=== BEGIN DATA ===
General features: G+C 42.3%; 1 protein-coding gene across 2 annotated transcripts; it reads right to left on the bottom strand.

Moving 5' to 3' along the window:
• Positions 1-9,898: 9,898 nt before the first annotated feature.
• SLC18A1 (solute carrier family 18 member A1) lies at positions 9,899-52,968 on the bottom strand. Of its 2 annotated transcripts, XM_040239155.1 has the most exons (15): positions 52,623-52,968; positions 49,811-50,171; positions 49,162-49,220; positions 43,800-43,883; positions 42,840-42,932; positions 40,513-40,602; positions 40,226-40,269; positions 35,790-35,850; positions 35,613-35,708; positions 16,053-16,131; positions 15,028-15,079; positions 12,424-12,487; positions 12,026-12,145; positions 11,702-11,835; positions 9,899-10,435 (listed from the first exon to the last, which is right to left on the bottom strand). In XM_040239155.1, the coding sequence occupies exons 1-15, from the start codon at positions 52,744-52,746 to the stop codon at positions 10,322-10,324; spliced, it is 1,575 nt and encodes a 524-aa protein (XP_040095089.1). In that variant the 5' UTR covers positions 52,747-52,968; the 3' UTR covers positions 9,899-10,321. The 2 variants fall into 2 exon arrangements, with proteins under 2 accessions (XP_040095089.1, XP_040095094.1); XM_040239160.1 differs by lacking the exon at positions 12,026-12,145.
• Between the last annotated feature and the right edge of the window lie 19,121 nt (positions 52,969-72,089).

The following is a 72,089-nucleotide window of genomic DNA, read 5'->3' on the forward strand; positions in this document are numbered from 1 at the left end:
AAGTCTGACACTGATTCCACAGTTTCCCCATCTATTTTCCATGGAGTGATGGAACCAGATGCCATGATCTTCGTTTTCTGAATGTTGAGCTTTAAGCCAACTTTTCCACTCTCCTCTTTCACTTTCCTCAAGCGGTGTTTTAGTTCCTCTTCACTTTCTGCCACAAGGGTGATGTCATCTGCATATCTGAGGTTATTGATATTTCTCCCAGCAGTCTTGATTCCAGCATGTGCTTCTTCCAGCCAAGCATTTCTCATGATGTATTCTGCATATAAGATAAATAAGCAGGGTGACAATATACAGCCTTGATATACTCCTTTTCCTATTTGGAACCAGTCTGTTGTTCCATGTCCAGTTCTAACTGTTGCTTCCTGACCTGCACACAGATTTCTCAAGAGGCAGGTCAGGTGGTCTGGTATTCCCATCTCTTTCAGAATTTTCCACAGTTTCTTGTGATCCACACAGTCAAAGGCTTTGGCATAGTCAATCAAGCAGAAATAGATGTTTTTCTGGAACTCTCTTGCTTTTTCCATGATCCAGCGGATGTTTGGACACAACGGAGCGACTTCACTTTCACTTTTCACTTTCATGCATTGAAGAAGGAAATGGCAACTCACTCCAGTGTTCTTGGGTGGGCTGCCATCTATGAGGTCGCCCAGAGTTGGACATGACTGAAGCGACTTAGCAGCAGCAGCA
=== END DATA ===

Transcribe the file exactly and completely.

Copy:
General features: G+C 42.3%; 1 protein-coding gene across 2 annotated transcripts; it reads right to left on the bottom strand.

Moving 5' to 3' along the window:
• Positions 1-9,898: 9,898 nt before the first annotated feature.
• SLC18A1 (solute carrier family 18 member A1) lies at positions 9,899-52,968 on the bottom strand. Of its 2 annotated transcripts, XM_040239155.1 has the most exons (15): positions 52,623-52,968; positions 49,811-50,171; positions 49,162-49,220; positions 43,800-43,883; positions 42,840-42,932; positions 40,513-40,602; positions 40,226-40,269; positions 35,790-35,850; positions 35,613-35,708; positions 16,053-16,131; positions 15,028-15,079; positions 12,424-12,487; positions 12,026-12,145; positions 11,702-11,835; positions 9,899-10,435 (listed from the first exon to the last, which is right to left on the bottom strand). In XM_040239155.1, the coding sequence occupies exons 1-15, from the start codon at positions 52,744-52,746 to the stop codon at positions 10,322-10,324; spliced, it is 1,575 nt and encodes a 524-aa protein (XP_040095089.1). In that variant the 5' UTR covers positions 52,747-52,968; the 3' UTR covers positions 9,899-10,321. The 2 variants fall into 2 exon arrangements, with proteins under 2 accessions (XP_040095089.1, XP_040095094.1); XM_040239160.1 differs by lacking the exon at positions 12,026-12,145.
• Between the last annotated feature and the right edge of the window lie 19,121 nt (positions 52,969-72,089).

The following is a 72,089-nucleotide window of genomic DNA, read 5'->3' on the forward strand; positions in this document are numbered from 1 at the left end:
AAGTCTGACACTGATTCCACAGTTTCCCCATCTATTTTCCATGGAGTGATGGAACCAGATGCCATGATCTTCGTTTTCTGAATGTTGAGCTTTAAGCCAACTTTTCCACTCTCCTCTTTCACTTTCCTCAAGCGGTGTTTTAGTTCCTCTTCACTTTCTGCCACAAGGGTGATGTCATCTGCATATCTGAGGTTATTGATATTTCTCCCAGCAGTCTTGATTCCAGCATGTGCTTCTTCCAGCCAAGCATTTCTCATGATGTATTCTGCATATAAGATAAATAAGCAGGGTGACAATATACAGCCTTGATATACTCCTTTTCCTATTTGGAACCAGTCTGTTGTTCCATGTCCAGTTCTAACTGTTGCTTCCTGACCTGCACACAGATTTCTCAAGAGGCAGGTCAGGTGGTCTGGTATTCCCATCTCTTTCAGAATTTTCCACAGTTTCTTGTGATCCACACAGTCAAAGGCTTTGGCATAGTCAATCAAGCAGAAATAGATGTTTTTCTGGAACTCTCTTGCTTTTTCCATGATCCAGCGGATGTTTGGACACAACGGAGCGACTTCACTTTCACTTTTCACTTTCATGCATTGAAGAAGGAAATGGCAACTCACTCCAGTGTTCTTGGGTGGGCTGCCATCTATGAGGTCGCCCAGAGTTGGACATGACTGAAGCGACTTAGCAGCAGCAGCA